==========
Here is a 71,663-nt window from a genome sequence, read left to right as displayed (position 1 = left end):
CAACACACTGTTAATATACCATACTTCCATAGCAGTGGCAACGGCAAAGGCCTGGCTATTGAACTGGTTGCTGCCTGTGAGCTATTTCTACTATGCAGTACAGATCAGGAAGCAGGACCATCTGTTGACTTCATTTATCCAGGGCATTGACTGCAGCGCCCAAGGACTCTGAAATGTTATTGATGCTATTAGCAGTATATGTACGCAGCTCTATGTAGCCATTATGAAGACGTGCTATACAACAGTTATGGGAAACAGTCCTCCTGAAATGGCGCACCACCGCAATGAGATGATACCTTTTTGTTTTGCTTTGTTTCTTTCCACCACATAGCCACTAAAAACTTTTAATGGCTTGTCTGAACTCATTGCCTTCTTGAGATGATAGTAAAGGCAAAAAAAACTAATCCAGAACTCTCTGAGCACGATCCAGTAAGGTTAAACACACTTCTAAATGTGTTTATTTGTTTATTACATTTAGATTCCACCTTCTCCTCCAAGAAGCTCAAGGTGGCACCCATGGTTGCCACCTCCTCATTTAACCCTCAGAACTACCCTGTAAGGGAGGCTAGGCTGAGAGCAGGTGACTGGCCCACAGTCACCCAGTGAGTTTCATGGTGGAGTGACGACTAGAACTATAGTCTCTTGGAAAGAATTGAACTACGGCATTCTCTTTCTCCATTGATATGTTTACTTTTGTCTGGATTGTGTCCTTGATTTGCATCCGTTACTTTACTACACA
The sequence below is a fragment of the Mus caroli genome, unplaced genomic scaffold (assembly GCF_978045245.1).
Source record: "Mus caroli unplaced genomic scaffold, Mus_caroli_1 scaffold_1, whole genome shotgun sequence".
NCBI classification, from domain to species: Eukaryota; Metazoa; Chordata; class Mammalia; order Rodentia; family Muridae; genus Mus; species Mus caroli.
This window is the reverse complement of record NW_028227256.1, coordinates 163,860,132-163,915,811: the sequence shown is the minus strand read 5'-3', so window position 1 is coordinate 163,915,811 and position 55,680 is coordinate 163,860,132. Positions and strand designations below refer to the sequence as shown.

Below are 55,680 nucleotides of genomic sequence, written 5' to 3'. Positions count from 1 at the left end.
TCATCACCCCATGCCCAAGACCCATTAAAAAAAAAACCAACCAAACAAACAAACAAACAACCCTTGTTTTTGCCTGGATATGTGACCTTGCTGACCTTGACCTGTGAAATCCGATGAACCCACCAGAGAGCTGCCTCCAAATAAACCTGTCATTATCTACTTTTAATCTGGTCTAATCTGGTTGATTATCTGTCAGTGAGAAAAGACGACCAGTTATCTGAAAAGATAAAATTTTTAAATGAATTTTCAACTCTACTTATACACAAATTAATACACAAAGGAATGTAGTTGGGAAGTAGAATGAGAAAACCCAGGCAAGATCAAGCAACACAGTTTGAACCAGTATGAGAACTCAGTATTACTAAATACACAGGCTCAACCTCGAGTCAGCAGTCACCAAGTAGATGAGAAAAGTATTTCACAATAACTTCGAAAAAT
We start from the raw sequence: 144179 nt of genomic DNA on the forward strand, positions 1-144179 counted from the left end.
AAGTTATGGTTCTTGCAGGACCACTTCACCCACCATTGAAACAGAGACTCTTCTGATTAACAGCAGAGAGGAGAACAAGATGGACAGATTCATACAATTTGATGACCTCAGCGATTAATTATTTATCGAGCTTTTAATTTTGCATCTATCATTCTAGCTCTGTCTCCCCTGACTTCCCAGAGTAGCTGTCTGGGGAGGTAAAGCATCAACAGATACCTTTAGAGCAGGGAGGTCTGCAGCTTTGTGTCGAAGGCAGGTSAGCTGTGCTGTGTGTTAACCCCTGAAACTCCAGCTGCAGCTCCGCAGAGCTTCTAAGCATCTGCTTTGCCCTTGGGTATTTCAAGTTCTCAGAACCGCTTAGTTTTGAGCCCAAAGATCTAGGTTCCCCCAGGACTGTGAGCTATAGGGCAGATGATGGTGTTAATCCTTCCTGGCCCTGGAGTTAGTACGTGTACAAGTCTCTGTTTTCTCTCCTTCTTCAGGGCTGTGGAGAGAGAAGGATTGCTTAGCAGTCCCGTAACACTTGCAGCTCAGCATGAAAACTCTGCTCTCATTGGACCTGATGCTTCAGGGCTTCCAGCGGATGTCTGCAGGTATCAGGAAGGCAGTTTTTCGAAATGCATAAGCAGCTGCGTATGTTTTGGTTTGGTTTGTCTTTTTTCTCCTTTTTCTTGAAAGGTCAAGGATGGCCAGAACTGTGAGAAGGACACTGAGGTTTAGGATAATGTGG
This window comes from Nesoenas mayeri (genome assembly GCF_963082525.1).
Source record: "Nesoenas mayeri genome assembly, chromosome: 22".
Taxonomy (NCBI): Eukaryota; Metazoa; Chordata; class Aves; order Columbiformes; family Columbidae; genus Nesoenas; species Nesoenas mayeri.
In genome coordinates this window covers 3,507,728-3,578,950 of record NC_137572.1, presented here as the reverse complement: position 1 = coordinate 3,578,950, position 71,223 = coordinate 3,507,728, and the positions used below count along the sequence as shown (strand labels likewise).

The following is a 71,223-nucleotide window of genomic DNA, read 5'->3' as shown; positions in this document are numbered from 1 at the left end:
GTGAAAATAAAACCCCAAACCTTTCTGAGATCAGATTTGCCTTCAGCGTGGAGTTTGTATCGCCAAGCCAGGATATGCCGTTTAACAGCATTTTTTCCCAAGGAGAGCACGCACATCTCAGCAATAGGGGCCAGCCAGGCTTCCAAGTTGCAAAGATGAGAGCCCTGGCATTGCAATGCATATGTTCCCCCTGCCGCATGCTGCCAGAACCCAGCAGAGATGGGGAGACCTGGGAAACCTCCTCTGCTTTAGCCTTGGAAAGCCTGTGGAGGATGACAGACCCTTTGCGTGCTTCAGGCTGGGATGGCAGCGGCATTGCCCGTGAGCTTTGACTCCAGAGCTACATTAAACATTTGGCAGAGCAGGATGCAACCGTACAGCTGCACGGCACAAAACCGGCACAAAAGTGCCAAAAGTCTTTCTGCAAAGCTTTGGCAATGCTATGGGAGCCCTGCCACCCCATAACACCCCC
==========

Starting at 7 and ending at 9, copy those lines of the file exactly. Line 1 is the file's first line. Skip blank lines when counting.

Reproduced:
Below are 55,680 nucleotides of genomic sequence, written 5' to 3'. Positions count from 1 at the left end.
TCATCACCCCATGCCCAAGACCCATTAAAAAAAAAACCAACCAAACAAACAAACAAACAACCCTTGTTTTTGCCTGGATATGTGACCTTGCTGACCTTGACCTGTGAAATCCGATGAACCCACCAGAGAGCTGCCTCCAAATAAACCTGTCATTATCTACTTTTAATCTGGTCTAATCTGGTTGATTATCTGTCAGTGAGAAAAGACGACCAGTTATCTGAAAAGATAAAATTTTTAAATGAATTTTCAACTCTACTTATACACAAATTAATACACAAAGGAATGTAGTTGGGAAGTAGAATGAGAAAACCCAGGCAAGATCAAGCAACACAGTTTGAACCAGTATGAGAACTCAGTATTACTAAATACACAGGCTCAACCTCGAGTCAGCAGTCACCAAGTAGATGAGAAAAGTATTTCACAATAACTTCGAAAAAT
We start from the raw sequence: 144179 nt of genomic DNA on the forward strand, positions 1-144179 counted from the left end.